Running for the Democratic nomination in District 1 are Cora Neumann, a public health and public lands advocate; Missoula attorney Monica Tranel; and rural broadband contractor Tom Winter.

Zinke currently leads in campaign fundraising with $2.5 million raised to date. According to the Federal Election Commission, Rosendale has collected nearly $1.4 million.

Zinke said on his website that he’s “deeply honored” to have earned Trump’s endorsement.

“Together, President Trump and I fought liberal special interests to restore sanity to public land management, rebuild public lands infrastructure, take care of our forests, and make United States energy dominant,” he said.

“In a few short months of [the] Biden/Pelosi regime, we’ve seen their radical plan for complete power and control. Our Western values and way of life are worth defending. I look forward to getting back in the saddle and fighting for Montana and the America First Policies.”

Zinke is strong on fighting inflation, securing the border, promoting public access to public lands, hunting and fishing, and supporting veterans.

“It’s bad enough that the Biden-Harris Administration has already cost Montana jobs and much-needed revenue through the shortsighted cancellation of the Keystone XL pipeline and the ill-fated moratorium on energy development on federal lands,” he said.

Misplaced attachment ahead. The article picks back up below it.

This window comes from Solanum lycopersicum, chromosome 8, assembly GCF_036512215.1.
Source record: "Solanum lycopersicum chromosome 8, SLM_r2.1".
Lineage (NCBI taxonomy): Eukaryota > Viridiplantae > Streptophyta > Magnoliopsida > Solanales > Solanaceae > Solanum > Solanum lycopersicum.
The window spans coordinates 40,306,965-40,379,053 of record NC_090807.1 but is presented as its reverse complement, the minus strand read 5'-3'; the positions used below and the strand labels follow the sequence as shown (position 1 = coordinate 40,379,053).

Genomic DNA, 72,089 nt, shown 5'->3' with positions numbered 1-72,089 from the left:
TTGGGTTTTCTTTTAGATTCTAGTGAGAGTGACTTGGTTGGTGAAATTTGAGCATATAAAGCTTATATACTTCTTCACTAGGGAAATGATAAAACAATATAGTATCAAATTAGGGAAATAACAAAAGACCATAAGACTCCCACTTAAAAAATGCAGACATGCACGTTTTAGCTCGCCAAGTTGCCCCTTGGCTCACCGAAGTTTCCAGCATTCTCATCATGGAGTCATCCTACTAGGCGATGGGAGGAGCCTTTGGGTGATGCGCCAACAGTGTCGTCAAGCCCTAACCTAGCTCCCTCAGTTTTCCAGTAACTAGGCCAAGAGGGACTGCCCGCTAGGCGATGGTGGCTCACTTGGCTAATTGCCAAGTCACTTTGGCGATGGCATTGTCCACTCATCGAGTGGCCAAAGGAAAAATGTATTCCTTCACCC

In 2018, Zinke stepped down as interior secretary amid investigations of ethics violations and working to weaken or dismantle environmental protections.

During his campaign, the former Navy SEAL has come under attack on social media, with some opponents calling into question his military service in Iraq and other opponents accusing him of spending too much time outside the state.

Trump Conservative

Meanwhile, his campaign rival, orthopedic surgeon “Dr. Al” Olszewski, seeks the GOP nomination on a Trump conservative platform of immigration reform and border security, election integrity, and controlling government spending.